Relocating and downsizing can not only reduce what you spend each month to put a roof over your head. It can shrink or possible end your property tax bills and lower your home maintenance costs.

Savage said the biggest Big Cut you can make is in income taxes. “By moving to a state that doesn’t have an income tax,” she said, like Florida or Tennessee, rather than living in a high-income-tax state like New York or California.

Krueger suggested thinking seriously about ditching your second car in retirement, and possibly cars altogether. “You know, so many people have two cars because they’ve always had two cars. And they don’t even think about that,” she said.

I noted that doing this — if you’ll have good public transportation or access to car services like Uber and Lyft — can eliminate car-loan payments as well as the cost of parking, gasoline, tolls, maintenance and repairs and car insurance.

Social Security Bridge Payments

Vernon also recommended a clever spending-reduction strategy he calls “setting up a Social Security bridge payment.” It’s a two-step process.

"Don't Go Broke in Retirement" book

Step One is delaying claiming Social Security past your Full Retirement Age (now 66 to 67, depending on when you were born) until as late as 70, since Social Security increases benefits by about 8% a year for each year you do.  This way, you’ll have more retirement income coming and won’t need to cut spending as much.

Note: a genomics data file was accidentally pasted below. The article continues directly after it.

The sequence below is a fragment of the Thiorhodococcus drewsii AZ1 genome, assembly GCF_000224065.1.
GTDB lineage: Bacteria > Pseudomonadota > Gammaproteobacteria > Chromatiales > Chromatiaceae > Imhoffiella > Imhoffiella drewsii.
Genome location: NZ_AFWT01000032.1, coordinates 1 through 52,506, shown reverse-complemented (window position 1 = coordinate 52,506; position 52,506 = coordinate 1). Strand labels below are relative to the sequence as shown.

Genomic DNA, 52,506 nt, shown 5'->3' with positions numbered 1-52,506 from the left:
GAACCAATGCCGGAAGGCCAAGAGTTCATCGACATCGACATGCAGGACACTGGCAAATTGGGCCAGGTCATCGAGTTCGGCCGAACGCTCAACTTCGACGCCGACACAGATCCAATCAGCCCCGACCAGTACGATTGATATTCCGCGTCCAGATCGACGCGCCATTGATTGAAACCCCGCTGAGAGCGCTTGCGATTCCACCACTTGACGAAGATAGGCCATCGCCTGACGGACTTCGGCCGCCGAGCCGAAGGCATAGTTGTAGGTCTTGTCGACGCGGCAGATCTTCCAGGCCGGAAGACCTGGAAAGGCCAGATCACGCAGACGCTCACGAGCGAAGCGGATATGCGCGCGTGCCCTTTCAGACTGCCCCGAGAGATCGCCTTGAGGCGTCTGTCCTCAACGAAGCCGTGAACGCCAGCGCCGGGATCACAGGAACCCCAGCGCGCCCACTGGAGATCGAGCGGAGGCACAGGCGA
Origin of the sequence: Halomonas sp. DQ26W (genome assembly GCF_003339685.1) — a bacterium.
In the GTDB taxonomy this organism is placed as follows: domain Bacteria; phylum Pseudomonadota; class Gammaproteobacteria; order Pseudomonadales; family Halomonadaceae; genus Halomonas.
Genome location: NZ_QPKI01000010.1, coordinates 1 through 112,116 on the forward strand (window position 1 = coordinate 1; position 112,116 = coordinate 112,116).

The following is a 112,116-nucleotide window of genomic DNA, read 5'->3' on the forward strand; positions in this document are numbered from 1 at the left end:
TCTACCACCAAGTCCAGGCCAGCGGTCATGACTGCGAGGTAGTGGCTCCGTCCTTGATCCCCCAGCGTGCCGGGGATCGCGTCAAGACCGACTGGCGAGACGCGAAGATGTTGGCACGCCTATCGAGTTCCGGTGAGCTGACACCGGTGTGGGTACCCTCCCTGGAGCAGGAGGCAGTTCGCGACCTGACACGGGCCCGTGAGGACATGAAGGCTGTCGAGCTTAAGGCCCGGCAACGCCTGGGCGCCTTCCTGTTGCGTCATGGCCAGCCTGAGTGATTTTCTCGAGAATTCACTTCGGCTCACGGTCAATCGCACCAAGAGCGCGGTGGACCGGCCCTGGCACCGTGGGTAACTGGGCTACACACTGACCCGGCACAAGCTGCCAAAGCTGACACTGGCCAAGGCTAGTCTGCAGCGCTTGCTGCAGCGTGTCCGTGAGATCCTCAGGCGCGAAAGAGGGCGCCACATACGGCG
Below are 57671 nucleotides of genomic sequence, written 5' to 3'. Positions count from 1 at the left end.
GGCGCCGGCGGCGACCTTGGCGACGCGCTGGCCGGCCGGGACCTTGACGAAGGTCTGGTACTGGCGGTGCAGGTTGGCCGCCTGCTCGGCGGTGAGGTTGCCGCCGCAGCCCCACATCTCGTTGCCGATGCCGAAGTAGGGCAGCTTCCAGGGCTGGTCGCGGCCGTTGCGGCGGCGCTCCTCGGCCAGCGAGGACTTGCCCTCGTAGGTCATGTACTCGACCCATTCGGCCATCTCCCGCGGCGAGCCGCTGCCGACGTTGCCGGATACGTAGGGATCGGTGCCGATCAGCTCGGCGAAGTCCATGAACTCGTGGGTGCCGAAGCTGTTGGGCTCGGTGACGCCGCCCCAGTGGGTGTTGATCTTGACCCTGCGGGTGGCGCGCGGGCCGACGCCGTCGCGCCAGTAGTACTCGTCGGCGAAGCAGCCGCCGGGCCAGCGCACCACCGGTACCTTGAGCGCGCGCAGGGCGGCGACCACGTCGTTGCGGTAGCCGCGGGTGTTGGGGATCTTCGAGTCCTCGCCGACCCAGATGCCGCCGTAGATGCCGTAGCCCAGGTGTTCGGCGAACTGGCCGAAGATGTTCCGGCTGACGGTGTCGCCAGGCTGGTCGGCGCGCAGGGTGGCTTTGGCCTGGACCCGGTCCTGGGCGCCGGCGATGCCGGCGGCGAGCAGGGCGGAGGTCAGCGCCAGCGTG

Step Two, Vernon said, is the bridge payment part. “What you do is you pay yourself from your savings what Social Security would have paid you when you retired. And that enables you to delay your Social Security benefit,  pay yourself from your savings what Social Security would have."

Vernon said he has conducted analyses that showed that a Social Security bridge payment is the best way you can use your savings to generate additional retirement income.

“I think that’s a spectacular idea,” said Savage. “Especially because Social Security benefits will be adjusted upward every year for inflation.”

 

Photograph of Richard Eisenberg
Richard Eisenberg is the Senior Web Editor of the Money & Security and Work & Purpose channels of Next Avenue and Managing Editor for the site. He is the author of How to Avoid a Mid-Life Financial Crisis and has been a personal finance editor at Money, Yahoo, Good Housekeeping, and CBS MoneyWatch. Read More